Spicebush Swamp, West Hartford
When I originally explored this little park with Damian in 2016 or so, I had this to say:
… This little piece of land is really sort of lame. There is a nice little pond there which is open for fishing only to kids under 16 which is a nice concept. But the trails behind the pond are really poor and just INFESTED with mosquitos during mosquito season.
Also, this place (being a swamp) floods every time it rains more than a drizzle. It’s always muddy and soggy and, well, like I said – it’s just not a fun place to spend too much time in my opinion.
Then I received a comment (below) claiming that an energetic girl scout cleared the trails here and I should update this page. I must admit, I didn’t really believe it to be true but I kept it in the back of my mind.
After all, Spice Bush Swamp is only a few minutes down Mountain Road from my house. And so, one day after Quarantine School/Work, due to COVID-19, Calvin and I went to check it out. I had read that not only were there actual trails now, but that the town has done some reclamation work on the pond itself and the retaining walls for the streams.
In the past, this place would flood every time it rained hard, so I’m happy to see that it’s no longer as messy.
I’d guess 90% of the people that come here come to fish or just sit on a bench to look at the pond. 5% are the cops that set up the speed trap in the little parking lot and the remaining 5% are the people like us, here to really check the place out.
Spicebush Swamp was given to the Town of West Hartford for the sum of $1.00 in September 1962. At 33 acres in size, it was the first park in town set aside to be used and enjoyed in its natural state. Today it is officially part of Westmoor Park, a couple miles north, which has a little bit more in the way of hiking.
After checking out the pond, Calvin and I began our counter-clockwise journey. Hey! There is a trail here now! It even has little metal blazes! The young woman who cleaned this place up is Victoria Rozario and she did it for her Gold Award in Girl Scouts. Her work was completed in the summer of 2019, and I really hope volunteers keep up with it for years to come. This Courant article states that Westmoor folks will maintain the trails, and also has this to say:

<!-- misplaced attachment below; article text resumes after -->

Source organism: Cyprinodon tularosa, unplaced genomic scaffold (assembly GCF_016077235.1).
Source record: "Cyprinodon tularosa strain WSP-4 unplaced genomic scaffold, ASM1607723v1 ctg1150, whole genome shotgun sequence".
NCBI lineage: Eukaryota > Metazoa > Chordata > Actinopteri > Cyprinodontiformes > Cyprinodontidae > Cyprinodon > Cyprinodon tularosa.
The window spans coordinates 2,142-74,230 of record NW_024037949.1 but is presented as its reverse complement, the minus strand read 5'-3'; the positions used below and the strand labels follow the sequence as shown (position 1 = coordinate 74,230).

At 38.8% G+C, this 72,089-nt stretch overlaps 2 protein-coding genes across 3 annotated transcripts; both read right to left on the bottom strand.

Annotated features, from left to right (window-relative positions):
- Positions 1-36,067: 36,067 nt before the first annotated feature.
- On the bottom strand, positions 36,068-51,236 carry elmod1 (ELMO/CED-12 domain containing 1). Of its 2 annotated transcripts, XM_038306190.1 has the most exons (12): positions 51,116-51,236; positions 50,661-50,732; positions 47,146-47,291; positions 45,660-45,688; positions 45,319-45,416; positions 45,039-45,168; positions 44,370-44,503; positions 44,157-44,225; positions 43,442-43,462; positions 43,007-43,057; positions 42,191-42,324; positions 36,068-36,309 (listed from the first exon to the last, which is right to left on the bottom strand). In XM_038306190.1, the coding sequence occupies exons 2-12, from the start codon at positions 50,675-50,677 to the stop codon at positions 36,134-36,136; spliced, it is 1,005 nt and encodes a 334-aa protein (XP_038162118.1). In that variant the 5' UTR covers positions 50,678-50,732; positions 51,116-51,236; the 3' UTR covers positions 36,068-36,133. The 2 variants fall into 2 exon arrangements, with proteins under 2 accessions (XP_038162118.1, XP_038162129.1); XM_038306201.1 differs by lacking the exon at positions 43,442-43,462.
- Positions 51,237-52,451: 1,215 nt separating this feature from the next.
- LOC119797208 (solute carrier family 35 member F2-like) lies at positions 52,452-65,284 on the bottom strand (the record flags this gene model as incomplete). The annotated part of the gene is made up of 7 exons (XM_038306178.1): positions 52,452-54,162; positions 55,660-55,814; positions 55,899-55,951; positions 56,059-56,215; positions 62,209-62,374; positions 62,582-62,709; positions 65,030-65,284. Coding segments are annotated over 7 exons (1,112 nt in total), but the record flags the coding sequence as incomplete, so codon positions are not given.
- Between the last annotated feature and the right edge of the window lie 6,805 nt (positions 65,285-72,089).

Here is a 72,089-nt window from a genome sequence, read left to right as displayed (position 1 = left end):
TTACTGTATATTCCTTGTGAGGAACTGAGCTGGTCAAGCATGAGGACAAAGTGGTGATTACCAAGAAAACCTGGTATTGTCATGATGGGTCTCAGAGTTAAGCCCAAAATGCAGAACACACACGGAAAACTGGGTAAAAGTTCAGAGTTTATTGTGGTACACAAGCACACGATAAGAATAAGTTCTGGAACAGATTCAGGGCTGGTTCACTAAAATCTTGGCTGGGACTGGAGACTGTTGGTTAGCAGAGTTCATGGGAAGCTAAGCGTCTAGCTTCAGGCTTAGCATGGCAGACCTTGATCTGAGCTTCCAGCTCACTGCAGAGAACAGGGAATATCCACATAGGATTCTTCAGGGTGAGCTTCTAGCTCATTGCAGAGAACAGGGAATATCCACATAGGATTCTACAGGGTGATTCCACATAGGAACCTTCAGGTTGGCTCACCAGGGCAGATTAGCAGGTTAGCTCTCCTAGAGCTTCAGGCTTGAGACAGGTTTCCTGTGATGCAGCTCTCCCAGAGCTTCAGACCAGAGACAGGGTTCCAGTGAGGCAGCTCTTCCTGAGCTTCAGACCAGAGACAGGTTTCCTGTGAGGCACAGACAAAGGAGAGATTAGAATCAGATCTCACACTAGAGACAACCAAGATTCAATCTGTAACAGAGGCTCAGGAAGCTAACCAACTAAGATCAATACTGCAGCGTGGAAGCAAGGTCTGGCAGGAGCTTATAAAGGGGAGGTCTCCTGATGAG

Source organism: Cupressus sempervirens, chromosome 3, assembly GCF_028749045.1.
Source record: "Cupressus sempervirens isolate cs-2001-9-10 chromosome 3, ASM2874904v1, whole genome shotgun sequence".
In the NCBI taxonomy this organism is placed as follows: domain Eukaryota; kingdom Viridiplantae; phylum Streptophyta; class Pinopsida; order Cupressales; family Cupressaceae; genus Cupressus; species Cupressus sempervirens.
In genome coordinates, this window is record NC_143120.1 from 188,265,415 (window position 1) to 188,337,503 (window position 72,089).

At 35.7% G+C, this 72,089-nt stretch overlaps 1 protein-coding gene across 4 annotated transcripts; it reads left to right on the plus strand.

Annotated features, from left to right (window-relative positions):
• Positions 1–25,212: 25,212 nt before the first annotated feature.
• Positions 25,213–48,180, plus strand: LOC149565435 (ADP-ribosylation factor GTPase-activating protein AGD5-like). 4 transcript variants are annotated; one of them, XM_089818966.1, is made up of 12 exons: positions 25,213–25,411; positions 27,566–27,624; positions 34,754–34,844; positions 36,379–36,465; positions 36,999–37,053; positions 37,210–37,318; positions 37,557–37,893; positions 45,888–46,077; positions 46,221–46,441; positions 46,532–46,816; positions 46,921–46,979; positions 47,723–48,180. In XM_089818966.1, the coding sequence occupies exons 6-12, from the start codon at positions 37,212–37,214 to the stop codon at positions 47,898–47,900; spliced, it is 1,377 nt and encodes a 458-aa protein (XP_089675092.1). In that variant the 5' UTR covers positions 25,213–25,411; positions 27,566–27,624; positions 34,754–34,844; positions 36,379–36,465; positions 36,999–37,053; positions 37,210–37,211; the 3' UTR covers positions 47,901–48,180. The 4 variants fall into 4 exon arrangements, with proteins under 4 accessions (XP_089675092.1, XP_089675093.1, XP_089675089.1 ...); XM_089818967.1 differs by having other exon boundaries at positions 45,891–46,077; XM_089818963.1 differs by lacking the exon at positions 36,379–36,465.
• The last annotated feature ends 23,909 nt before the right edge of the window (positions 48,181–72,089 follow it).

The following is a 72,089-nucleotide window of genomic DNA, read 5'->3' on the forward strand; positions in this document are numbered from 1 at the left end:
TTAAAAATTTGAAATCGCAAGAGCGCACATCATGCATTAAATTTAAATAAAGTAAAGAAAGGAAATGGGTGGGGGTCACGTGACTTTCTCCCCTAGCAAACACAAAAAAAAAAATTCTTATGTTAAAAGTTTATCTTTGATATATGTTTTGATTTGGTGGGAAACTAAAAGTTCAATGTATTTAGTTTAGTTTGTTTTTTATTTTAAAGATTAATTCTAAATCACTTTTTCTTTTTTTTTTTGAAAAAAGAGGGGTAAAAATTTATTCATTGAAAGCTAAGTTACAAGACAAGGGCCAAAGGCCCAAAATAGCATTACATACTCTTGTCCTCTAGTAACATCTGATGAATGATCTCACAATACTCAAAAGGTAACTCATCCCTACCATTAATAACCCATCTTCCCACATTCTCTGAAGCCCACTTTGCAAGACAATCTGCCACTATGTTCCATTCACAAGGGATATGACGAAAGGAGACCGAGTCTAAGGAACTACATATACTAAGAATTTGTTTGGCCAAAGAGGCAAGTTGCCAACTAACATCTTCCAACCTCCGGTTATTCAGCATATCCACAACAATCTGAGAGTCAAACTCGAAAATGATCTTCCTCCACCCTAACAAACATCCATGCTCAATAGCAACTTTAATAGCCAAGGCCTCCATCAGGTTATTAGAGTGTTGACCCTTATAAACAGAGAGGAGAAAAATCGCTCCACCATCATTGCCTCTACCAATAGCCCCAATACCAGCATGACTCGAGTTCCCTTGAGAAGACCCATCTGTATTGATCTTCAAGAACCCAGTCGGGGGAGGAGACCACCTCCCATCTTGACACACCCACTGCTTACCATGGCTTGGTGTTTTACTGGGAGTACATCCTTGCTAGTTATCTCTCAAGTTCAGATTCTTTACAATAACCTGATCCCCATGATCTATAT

In choosing the project for her Gold Award, Rozario said she knew she wanted to do something related to trails and nature. She chose Spice Bush Swamp because it’s a place she remembers going to when she was younger.
She said the trail had become prone to flooding, leading to a lack of use by the public. A lot of trees had fallen on the trail too.
“Spice Bush was one of those places I’ve always gone to as a kid,” Rozario said. “I realized I was going there less and less. The last couple of winters, a lot of the trail gets blocked off because there’s so much damage in general. People just weren’t super inclined to go up there. I was hoping to make it more accessible. I wanted to make it more frequently used again and bring it back into circulation.”
Calvin and I did follow one trail west; someone had done an incredible job of clearing the path through a bunch of deadfall and stuff. Unfortunately, that trail just sort of disappeared – giving me flashbacks of the first time I came here.
We retraced our steps and took the other option across a bridge and then found ourselves on a very well-cleared, wide path for the rest of our hike. Spicebush is hemmed in by houses on all sides – something anyone who comes here knows at the outset – but it does offer a nice 15-minute walk in the woods. There’s even a little up- and downhill in the middle of the loop.
I know that no one is coming to my hometown to “hike” Spicebush Swamp. Or, really, to hike at all. But hey, here’s an option for those of you with toddlers looking for a little diversion. And a huge thank you to Ms. Rozario for her efforts to reclaim this place.